info@heartwormsociety.orgCartSign In
Worms IMG_7639.slice1.jpg

What’s the Protocol?

What it is: Inflammation in the pulmonary parenchyma due to HWD
Cause: Death of microfilaria and/or the presence of adult worms
Common clinical signs: Cough, tachypnea
How to diagnose: Radiographs typically show unstructured interstitial infiltrate
Treatment: Steroid therapy, rest and oxygen as needed

What it is: Thrombus formation from dead and dying worms; thrombi and
worm fragments may stay in place or embolize
Cause: Worm death, which may occur 3-21 days after adulticide administration
or spontaneously
Common clinical signs: Lethargy, shortness of breath, cyanosis and/or syncope
How to diagnose: Echocardiographic assessment for PH, which is usually present (see above);
rarely may see thrombus in pulmonary trunk or branches
Treatment: Sildenafil, rest, corticosteroids and oxygen if needed; anticoagulant therapy when
there is high suspicion of HW-PTE (e.g. cyanosis and collapse 3-21 days after adulticide or
visualization of thrombus) and no contraindications

What it is: PH puts chronic pressure load on the right heart, leading to
right ventricular failure
Common clinical signs: Lethargy, abdominal distension, shortness of
breath, jugular venous distension and/or pulsation, syncope
How to diagnose: Echocardiography shows right-sided heart remodeling;
presence of transudate or modified transudate cavitary effusions
Treatment: Mechanical removal of effusions, diuretic, pimobendan, and sildenafil (to treat
underlying PH); also consider spironolactone and/or angiotensin-converting-enzyme inhibitor

What it is: PH and decreased right ventricular function allow worms to relocate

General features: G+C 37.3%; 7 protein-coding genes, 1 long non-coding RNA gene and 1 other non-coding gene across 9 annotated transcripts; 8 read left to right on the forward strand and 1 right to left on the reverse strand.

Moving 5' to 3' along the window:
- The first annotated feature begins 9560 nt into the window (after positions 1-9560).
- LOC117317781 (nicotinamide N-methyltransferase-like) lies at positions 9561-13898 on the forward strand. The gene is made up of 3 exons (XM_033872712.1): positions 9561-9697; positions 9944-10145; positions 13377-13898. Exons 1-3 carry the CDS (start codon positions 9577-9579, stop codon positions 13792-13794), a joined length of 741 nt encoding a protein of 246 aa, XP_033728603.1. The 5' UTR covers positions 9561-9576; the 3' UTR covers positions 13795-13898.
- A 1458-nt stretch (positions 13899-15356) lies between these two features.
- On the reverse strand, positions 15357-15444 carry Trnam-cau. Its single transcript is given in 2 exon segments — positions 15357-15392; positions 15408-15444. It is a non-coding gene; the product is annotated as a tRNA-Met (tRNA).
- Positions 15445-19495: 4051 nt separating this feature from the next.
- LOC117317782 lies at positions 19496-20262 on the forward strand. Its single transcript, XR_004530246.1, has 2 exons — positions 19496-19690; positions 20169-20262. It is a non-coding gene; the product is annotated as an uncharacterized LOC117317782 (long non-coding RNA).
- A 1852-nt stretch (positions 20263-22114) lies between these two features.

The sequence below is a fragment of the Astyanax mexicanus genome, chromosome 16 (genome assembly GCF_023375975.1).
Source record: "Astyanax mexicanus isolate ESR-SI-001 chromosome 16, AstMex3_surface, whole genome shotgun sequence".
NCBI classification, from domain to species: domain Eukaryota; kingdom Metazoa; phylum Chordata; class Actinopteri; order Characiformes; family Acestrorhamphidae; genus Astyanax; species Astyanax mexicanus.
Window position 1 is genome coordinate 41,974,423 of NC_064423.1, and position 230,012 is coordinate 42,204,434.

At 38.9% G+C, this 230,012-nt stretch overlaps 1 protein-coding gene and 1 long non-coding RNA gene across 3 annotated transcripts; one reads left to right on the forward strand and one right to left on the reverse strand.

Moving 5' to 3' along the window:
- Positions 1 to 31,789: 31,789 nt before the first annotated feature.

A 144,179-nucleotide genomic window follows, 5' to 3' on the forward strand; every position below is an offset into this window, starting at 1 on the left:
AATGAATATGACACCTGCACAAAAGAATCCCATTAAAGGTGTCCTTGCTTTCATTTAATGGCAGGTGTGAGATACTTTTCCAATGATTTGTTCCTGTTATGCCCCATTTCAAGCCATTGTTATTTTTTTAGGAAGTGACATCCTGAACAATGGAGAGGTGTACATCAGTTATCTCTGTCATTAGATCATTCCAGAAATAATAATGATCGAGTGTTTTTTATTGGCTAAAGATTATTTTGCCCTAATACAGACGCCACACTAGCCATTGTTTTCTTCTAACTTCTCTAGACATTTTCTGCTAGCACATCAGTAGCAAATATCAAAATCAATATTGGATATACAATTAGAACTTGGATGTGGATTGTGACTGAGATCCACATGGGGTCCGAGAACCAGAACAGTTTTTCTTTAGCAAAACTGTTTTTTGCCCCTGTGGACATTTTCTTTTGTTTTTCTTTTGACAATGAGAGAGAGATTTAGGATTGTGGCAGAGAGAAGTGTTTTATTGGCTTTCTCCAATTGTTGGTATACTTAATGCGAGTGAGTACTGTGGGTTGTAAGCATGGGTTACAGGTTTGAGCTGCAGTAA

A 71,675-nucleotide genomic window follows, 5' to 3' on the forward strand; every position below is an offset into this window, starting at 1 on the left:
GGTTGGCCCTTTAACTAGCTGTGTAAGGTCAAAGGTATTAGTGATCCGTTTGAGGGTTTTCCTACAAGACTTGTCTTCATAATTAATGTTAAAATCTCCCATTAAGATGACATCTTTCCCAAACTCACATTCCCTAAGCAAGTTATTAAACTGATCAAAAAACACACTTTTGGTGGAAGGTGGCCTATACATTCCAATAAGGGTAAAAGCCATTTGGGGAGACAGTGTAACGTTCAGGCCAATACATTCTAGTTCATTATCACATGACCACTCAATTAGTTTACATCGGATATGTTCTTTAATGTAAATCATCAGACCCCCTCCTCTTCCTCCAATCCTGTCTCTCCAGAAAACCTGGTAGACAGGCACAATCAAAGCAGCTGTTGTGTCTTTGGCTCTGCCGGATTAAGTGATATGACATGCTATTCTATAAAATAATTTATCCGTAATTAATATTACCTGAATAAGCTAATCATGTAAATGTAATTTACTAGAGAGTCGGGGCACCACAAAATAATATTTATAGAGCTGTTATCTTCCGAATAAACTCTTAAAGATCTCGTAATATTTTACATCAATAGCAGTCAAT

to the right heart and cavae
Cause: Worms cause disruption of the tricuspid valve and/or cavae, decreasing
venous return to the right heart, reducing stroke volume and cardiac output;
worm mass can also lead to microangiopathic anemia and pigmenturia
Common clinical signs: Lethargy, right-sided systolic murmur, syncope,
collapse, pallor and pigmenturia
How to diagnose: Clinical signs of above in dogs known to be heartworm+
Treatment: Stabilization (IV fluids, vasopressors, blood products), worm extraction, and
management of specific related issues (e.g. pneumonitis, PH or R-HF)

The days are getting shorter, the nights are cooler, leaves are starting to turn, and football season is here. But that doesn’t mean your clients can forget about protecting their pets from heartworms.

To keep this message front and center with your clients, we’re sharing a set of new posters you can print OR post on your Facebook or Instagram page.

  • To save or print a poster, just click on the image below, then click on the “download” button and save the PDF file.
  • To save a poster for use on your social pages, simply open the downloaded poster, then right click on the file and follow the menu instructions to save the file as a JPEG image.

For more client tools, be sure to visit the Resource Center. And if you don’t already, make sure you’re sharing our Facebook and Instagram posts!